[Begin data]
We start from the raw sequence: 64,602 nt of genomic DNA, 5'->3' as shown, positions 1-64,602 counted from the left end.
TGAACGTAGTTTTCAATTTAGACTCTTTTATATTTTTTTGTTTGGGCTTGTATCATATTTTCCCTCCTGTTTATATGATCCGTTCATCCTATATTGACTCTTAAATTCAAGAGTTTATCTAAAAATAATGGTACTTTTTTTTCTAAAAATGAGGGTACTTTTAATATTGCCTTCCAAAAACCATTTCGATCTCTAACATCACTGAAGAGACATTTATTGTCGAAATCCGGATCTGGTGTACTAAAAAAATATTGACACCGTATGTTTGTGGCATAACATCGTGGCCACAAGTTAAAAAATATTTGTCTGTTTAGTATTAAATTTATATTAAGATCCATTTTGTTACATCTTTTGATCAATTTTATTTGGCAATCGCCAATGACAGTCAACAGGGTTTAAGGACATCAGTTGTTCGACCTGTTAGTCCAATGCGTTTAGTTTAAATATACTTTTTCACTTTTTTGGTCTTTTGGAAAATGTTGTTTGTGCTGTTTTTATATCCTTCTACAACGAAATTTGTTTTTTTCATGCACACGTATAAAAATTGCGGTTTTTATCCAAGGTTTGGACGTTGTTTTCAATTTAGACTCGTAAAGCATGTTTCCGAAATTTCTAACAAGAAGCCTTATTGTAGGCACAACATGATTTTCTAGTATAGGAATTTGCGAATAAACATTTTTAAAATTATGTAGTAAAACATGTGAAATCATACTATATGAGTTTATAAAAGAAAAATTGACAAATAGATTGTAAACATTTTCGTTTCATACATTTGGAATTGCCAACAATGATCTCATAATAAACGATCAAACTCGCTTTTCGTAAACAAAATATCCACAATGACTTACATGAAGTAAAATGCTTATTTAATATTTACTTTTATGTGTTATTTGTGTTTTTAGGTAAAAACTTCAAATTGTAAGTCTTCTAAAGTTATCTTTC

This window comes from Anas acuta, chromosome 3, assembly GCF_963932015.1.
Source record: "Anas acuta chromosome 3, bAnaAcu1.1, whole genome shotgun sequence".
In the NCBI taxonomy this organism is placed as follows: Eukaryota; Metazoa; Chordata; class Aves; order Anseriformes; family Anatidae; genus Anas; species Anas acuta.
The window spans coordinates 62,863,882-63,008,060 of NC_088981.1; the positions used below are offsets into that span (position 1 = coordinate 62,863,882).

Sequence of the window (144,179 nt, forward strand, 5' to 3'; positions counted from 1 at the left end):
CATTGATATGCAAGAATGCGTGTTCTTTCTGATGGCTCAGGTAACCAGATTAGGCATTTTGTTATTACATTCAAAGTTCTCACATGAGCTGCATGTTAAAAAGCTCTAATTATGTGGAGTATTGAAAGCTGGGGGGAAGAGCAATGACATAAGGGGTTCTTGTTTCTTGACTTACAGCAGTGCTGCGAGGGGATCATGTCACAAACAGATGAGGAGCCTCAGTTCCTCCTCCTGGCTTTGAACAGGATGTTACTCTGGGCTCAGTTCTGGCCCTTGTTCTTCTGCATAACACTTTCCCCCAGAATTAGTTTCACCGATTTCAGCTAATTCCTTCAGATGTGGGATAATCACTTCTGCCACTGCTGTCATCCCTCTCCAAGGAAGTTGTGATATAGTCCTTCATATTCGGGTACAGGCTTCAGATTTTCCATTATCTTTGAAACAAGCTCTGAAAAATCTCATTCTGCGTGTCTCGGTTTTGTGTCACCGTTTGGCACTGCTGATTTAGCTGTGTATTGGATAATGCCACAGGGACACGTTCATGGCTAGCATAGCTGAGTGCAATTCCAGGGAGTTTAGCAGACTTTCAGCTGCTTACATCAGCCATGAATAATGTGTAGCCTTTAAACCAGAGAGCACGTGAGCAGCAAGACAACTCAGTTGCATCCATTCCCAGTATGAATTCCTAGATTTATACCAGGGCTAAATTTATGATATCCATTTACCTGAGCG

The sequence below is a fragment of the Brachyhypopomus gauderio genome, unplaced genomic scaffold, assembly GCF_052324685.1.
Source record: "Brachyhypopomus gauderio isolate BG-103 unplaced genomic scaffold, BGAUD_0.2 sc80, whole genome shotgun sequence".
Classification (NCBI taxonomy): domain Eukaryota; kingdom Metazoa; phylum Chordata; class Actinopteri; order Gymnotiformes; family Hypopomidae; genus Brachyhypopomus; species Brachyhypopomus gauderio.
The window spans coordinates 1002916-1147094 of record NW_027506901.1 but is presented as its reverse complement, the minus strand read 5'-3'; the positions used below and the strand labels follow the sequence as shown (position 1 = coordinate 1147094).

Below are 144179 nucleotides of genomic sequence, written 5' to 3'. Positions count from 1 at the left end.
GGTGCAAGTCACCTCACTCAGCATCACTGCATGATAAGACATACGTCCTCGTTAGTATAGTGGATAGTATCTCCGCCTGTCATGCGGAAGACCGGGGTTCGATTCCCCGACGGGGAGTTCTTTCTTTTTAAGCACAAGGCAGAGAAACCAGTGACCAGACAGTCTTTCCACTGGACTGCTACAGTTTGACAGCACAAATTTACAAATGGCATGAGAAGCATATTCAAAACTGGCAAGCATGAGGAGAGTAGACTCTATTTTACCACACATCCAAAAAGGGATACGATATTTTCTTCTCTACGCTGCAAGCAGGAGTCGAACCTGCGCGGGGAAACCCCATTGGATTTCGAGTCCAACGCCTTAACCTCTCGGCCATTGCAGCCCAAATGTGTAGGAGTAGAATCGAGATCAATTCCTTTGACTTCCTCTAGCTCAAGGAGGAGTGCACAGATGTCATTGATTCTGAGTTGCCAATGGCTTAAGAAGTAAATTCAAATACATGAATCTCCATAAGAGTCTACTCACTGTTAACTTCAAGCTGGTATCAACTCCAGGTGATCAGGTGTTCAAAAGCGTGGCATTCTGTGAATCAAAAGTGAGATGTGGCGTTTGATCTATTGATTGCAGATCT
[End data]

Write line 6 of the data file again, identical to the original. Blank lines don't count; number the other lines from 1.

The window spans coordinates 62,863,882-63,008,060 of NC_088981.1; the positions used below are offsets into that span (position 1 = coordinate 62,863,882).